The Author Interviews: J. B. Richards

(Image courtesy of J. B. Richards)

To give my readers and fellow writers an insight into the processes and successes of other like-minded creatives, I'll be featuring some hardworking authors in my journal each week.

Today's author is J. B. Richards and she's independently published.


What made you want to become a writer, J.B.?

I’ve always had a knack for creative endeavors—like drawing, handicrafts, woodworking, and such, but it wasn’t until I had a debilitating accident and developed a neurological condition that caused me to lose feeling in my hands that I turned one of my favorite hobbies into a career—Writing. I’m an avid reader of mostly historical fiction and fantasy, and I found writing came so naturally once I started thinking up my own stories. Once I had the idea to pour my history and psychology studies into a novel series, the decision was made… “Miriamne the Magdala” became my first novel and my career as a writer just took off from there.

What are your thoughts on the indie vs traditional publishing argument?

I can certainly appreciate the need for both forms of publishing. Traditional publishing is great if you can get a publisher to accept and review your manuscript, then select it over thousands of other manuscripts that are submitted each day. If you’re selected for a publishing contract you might be paid an advance and most of the publication and promotion process will be handled for you. But, the author has little control over deciding royalties, the price of their book, or where it can be marketed.

Traditional marketing has its good points in that an author doesn’t have to worry about the day-to-day processing and promotion of their book, but you must sign a contract with your publisher for exclusive rights to your book and that can be highly restrictive. You may be limited as to which vendors can promote and sell your book. Extra costs may be incurred for changing the text or cover galleries for your book. You may have to be available for author signings, corporate appearances, and writer conventions. And meeting the terms of your contract might prove costly when deadlines can’t be met.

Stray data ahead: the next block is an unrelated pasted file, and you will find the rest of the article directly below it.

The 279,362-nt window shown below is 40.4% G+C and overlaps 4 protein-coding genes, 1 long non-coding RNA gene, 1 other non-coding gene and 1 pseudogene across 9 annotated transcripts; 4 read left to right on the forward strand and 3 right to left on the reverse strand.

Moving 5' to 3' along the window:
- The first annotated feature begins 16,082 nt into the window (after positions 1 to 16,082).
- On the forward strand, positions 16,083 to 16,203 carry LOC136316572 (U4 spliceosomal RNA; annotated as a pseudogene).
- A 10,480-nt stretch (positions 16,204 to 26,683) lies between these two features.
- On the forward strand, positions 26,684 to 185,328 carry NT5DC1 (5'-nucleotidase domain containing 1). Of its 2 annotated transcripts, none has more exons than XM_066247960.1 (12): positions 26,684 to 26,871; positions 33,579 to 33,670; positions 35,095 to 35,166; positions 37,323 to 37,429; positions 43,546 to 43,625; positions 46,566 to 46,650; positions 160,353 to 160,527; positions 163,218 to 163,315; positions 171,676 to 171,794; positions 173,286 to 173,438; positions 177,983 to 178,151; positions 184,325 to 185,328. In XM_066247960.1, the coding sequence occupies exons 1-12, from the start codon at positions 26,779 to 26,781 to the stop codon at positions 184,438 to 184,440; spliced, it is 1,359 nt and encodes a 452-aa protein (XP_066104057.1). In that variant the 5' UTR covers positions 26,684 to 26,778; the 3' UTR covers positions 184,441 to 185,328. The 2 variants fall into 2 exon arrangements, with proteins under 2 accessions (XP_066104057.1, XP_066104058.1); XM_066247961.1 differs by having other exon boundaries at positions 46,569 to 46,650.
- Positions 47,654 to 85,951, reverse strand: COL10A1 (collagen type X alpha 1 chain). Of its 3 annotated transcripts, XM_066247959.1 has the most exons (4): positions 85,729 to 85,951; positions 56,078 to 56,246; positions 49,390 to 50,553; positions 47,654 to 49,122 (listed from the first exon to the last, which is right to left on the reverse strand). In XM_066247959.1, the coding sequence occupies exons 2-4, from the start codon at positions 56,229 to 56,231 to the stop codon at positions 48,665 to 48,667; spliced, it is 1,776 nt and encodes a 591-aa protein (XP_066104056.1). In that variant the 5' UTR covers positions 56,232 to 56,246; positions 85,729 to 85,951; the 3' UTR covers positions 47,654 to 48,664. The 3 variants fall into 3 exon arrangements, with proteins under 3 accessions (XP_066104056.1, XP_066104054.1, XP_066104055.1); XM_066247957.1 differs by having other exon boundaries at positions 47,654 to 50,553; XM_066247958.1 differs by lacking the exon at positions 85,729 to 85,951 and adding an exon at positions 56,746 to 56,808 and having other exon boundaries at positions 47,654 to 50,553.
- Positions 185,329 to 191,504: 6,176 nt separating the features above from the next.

On the other hand, Indie publishing allows more control over the publication process. If you use publishing programs like Kindle Direct Publishing, you can update the content of your book and its galleries without paying any exorbitant fees. You can view your actual sales on a daily basis. While the publication process may be a breeze, aside from formatting your work, an Indie author is responsible for all their on marketing and promotion. While traditional publishing usually provide a certain amount of media exposure, an Indie author must go through a learning curve to discover and employ marketing resources to promote their book to the public. Unless you have experience advertising literature, or have an effective team of likeminded Indie authors offering their assistance and promoting your work alongside theirs, it can be very hard to break into the highly competitive world of selling books and target an audience of readers. Fortunately, the Indie community is starting to realize that, only by coming together to help each other in the spirit of professionalism and cooperation, can each of us successfully meet our individual goals.

Watch the Indie Fabs in their second group appearance (DEC 2017) on my podcast, The White Room!

Like this content? Please consider subscribing to my YouTube channel and hitting that thumbs up for more!

Can you tell us a little bit about your latest novel?

Of course! I’ve been fortunate in gaining a dedicated fan base since my debut novel, “Miriamne the Magdala” premiered, and when I published “The First Christmas: A Yeshua and Miri Novel Series Short” just before the holidays this past December, sales of the novel went quite well. The story focuses on the facts surrounding the Nativity story—which has become an integral part of the Christmas tradition. The novel is a short read at only 40 pages, and it’s told from the point of view of 6-year-old James—Yeshua’s eldest brother (Yeshua is Jesus’ name in his own native tongue of Aramaic, by the way!). It deals with many of the questions we all want answered; What happened on that first Christmas day? Were heavenly angels singing praises about a new savior as shepherds looked on in awe? Did a magical sign in the heavens lead wise men to a special Child?

Feedback from readers is leading me to believe that “The First Christmas” is destined to be a holiday classic, but even with the season over, if you loved “Miriamne the Magdala” and can’t wait for my upcoming second chapter of this amazing family saga, “Yeshua the Christ: The Silk Road”, spend some time with James and his family as they witness “The First Christmas”. It’s available on Amazon, and free to read now on Kindle Unlimited—and can be accessed along with my other novels directly through my website!